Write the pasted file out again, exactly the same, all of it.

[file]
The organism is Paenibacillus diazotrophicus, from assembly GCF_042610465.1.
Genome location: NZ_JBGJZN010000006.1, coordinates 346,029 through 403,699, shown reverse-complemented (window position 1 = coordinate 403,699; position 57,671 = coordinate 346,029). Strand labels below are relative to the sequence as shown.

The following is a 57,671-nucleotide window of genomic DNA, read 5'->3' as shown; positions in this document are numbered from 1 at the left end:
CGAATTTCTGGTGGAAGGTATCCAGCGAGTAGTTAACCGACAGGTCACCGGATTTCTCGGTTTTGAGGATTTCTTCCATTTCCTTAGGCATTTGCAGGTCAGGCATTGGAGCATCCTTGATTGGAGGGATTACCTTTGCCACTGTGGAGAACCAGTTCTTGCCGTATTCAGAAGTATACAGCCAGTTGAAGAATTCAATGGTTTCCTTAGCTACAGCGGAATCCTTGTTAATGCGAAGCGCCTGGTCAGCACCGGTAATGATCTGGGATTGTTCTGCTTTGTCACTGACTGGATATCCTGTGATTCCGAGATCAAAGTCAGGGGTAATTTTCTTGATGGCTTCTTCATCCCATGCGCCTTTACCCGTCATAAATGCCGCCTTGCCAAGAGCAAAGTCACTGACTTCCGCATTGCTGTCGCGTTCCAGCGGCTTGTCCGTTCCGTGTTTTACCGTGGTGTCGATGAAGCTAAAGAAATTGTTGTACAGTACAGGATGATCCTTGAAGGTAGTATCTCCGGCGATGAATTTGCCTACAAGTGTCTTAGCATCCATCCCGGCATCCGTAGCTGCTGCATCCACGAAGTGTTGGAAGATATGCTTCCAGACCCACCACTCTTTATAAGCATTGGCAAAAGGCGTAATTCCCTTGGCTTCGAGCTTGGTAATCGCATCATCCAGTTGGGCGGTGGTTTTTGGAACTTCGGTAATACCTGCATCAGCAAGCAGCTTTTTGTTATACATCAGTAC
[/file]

The organism is Paenibacillus diazotrophicus, from assembly GCF_042610465.1.
Genome location: NZ_JBGJZN010000006.1, coordinates 346,029 through 403,699, shown reverse-complemented (window position 1 = coordinate 403,699; position 57,671 = coordinate 346,029). Strand labels below are relative to the sequence as shown.

The following is a 57,671-nucleotide window of genomic DNA, read 5'->3' as shown; positions in this document are numbered from 1 at the left end:
CGAATTTCTGGTGGAAGGTATCCAGCGAGTAGTTAACCGACAGGTCACCGGATTTCTCGGTTTTGAGGATTTCTTCCATTTCCTTAGGCATTTGCAGGTCAGGCATTGGAGCATCCTTGATTGGAGGGATTACCTTTGCCACTGTGGAGAACCAGTTCTTGCCGTATTCAGAAGTATACAGCCAGTTGAAGAATTCAATGGTTTCCTTAGCTACAGCGGAATCCTTGTTAATGCGAAGCGCCTGGTCAGCACCGGTAATGATCTGGGATTGTTCTGCTTTGTCACTGACTGGATATCCTGTGATTCCGAGATCAAAGTCAGGGGTAATTTTCTTGATGGCTTCTTCATCCCATGCGCCTTTACCCGTCATAAATGCCGCCTTGCCAAGAGCAAAGTCACTGACTTCCGCATTGCTGTCGCGTTCCAGCGGCTTGTCCGTTCCGTGTTTTACCGTGGTGTCGATGAAGCTAAAGAAATTGTTGTACAGTACAGGATGATCCTTGAAGGTAGTATCTCCGGCGATGAATTTGCCTACAAGTGTCTTAGCATCCATCCCGGCATCCGTAGCTGCTGCATCCACGAAGTGTTGGAAGATATGCTTCCAGACCCACCACTCTTTATAAGCATTGGCAAAAGGCGTAATTCCCTTGGCTTCGAGCTTGGTAATCGCATCATCCAGTTGGGCGGTGGTTTTTGGAACTTCGGTAATACCTGCATCAGCAAGCAGCTTTTTGTTATACATCAGTAC